about access to the glacier, the
difficulty of the walk to the
glacier, and the presence of too
About two-thirds of respondents
at both valleys were ‘neutral’ in
terms of how aircraft had affected
their visits, a small increase on the
2013 and 2014 sur vey figures.
At Franz Josef Glacier valley,
24.5% of respondents this year
reported being annoyed by aircraft
a small decrease compared to
2013 (26.2%) and 2014 (25.7%).
At Fox Glacier valley, 22.2% of
visitors said they were annoyed by
aircraft, a marked increase since
2013 (16.8%) and in keeping
with the increase in flights there.
International visitors were more
likely than New Zealanders to be
annoyed by aircraft noise.
DOC conser vation ser vices
manager Wayne Costello, of
Franz Josef, said staff tried to
ensure that expectations about
the glacier visit were set at the
right level before people arrived.
However, with so many people
promoting the glaciers that could
be quite a challenge.
“Even if they were not
receding, this has always been an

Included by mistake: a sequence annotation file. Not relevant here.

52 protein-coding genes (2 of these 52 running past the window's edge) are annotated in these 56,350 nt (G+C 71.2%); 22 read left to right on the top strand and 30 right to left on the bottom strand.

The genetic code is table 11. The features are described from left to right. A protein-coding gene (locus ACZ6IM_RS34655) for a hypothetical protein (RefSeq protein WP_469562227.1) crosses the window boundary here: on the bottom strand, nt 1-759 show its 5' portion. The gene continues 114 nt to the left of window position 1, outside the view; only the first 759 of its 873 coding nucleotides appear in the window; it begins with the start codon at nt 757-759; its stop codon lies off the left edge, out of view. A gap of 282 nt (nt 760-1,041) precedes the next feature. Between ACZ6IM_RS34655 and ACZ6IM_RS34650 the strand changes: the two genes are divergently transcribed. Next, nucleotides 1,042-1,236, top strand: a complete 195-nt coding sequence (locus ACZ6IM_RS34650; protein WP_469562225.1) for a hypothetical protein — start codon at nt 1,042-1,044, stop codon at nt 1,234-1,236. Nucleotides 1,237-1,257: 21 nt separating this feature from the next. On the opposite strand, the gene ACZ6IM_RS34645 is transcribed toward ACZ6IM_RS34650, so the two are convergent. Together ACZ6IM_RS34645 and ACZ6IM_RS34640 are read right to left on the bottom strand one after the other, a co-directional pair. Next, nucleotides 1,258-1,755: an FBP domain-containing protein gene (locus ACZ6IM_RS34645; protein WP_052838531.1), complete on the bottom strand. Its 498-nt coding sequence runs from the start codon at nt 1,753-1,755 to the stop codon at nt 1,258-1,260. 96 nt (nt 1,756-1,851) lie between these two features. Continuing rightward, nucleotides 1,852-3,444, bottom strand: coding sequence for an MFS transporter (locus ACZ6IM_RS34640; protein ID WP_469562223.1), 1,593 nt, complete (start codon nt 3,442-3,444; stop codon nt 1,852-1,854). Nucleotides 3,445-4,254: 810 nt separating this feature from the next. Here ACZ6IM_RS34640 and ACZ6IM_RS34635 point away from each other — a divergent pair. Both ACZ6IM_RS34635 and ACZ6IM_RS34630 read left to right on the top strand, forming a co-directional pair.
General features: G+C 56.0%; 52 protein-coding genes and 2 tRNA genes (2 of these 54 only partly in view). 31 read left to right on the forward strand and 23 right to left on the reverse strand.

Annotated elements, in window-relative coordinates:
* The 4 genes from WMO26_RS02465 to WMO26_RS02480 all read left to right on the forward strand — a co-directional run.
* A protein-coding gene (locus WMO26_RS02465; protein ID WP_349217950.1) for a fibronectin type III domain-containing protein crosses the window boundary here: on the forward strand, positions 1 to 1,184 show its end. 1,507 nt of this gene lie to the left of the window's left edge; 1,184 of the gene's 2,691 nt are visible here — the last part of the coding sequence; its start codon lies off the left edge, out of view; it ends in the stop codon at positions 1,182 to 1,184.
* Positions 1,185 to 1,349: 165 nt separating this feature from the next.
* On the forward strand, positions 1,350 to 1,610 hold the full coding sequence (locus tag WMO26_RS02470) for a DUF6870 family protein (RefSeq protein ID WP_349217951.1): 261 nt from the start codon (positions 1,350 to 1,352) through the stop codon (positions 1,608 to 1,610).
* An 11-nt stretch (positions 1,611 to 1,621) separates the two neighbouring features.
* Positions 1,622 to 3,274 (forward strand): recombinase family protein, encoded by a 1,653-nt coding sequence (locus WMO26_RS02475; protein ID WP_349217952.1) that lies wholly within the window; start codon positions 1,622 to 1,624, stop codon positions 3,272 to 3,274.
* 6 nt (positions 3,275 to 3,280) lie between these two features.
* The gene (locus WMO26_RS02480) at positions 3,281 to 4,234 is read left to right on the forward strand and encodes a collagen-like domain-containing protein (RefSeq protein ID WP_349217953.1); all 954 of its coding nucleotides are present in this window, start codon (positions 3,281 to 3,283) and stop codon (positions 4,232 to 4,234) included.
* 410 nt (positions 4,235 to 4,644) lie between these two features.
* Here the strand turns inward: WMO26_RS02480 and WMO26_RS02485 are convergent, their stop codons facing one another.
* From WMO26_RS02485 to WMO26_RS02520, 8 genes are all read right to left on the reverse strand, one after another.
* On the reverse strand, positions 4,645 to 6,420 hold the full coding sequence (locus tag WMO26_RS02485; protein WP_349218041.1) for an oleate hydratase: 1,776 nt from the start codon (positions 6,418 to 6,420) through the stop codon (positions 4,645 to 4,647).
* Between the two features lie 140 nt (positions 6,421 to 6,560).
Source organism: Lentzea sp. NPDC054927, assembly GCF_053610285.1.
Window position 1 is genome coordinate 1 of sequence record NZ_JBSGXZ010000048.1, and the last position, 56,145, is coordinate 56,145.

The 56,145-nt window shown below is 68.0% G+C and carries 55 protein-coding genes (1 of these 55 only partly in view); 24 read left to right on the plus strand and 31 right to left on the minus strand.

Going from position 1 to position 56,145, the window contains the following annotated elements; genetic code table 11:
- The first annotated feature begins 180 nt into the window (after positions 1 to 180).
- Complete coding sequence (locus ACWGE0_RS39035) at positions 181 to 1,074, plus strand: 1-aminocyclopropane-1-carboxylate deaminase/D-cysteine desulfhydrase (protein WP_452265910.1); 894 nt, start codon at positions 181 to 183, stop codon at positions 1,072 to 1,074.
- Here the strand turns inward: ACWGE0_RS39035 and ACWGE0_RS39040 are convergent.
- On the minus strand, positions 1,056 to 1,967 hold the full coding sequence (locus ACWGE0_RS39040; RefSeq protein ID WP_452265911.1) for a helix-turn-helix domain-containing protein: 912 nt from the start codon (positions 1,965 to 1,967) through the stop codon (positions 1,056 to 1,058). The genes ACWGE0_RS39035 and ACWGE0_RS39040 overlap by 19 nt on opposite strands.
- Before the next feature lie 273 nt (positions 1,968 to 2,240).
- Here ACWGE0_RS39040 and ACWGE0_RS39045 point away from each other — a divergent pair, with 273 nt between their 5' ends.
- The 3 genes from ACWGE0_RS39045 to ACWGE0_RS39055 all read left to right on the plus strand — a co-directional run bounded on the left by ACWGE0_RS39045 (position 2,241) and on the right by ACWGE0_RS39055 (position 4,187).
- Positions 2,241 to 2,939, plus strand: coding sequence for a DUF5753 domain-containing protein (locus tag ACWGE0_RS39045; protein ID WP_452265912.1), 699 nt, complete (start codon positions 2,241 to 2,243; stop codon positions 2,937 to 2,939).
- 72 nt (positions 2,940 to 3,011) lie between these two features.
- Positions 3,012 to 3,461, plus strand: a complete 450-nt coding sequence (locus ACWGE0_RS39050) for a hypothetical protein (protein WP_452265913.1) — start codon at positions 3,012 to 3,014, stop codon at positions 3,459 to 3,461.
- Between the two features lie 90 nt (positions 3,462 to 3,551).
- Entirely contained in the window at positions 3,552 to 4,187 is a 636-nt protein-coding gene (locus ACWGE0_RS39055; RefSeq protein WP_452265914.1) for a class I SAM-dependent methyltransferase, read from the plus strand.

important part of maintaining
high satisfaction levels with
tourists visits — if they get
what they expected to get from
their experience in the glacier
valley, they will be satisfied,” Mr
But if tourists arrived expecting
to touch the glacier, for example,
they were less likely to stay behind
the safety rope barriers.
The report also found a common
dislike was the weather, with rain
noted 77 times, the weather more
generally 37 times, and cloud
13 times, while three people
complained about the heat.
Sandflies were reported 77
Other dislikes were falling rocks,
dirty river water, crowds and lack
of activity options on wet days.
The old-time pub trail between
Greymouth and Reefton will soon
lose a couple more watering holes,
with the Mawheraiti and Ngahere
hotels both set to close the doors.
After more than 15 years behind the
bar, Mawheraiti Hotel owner Veda
Cuff plans to shut when her current
liquor licence runs out next April.
She said she was too old to continue
running the bar on her own.
“If I was employing a lot of staff
I probably wouldn’t be able to keep
ahead, because of dropping trade now.
That ’s just the times, that ’s the way it
is at the moment.”
Mrs Cuff said it was the rural
lifestyle that had attracted her to
Mawheraiti in the first place.
“I knew I was never going to be a
millionaire coming here, but it was a
lifestyle. There was only me to keep,
running costs were cheap, all I needed
was a barperson.”
She recognised that times had
changed, liquor licences were
becoming more expensive and tougher
drink-driving laws had affected rural
“It’s not just this one area.”
This winter was quieter than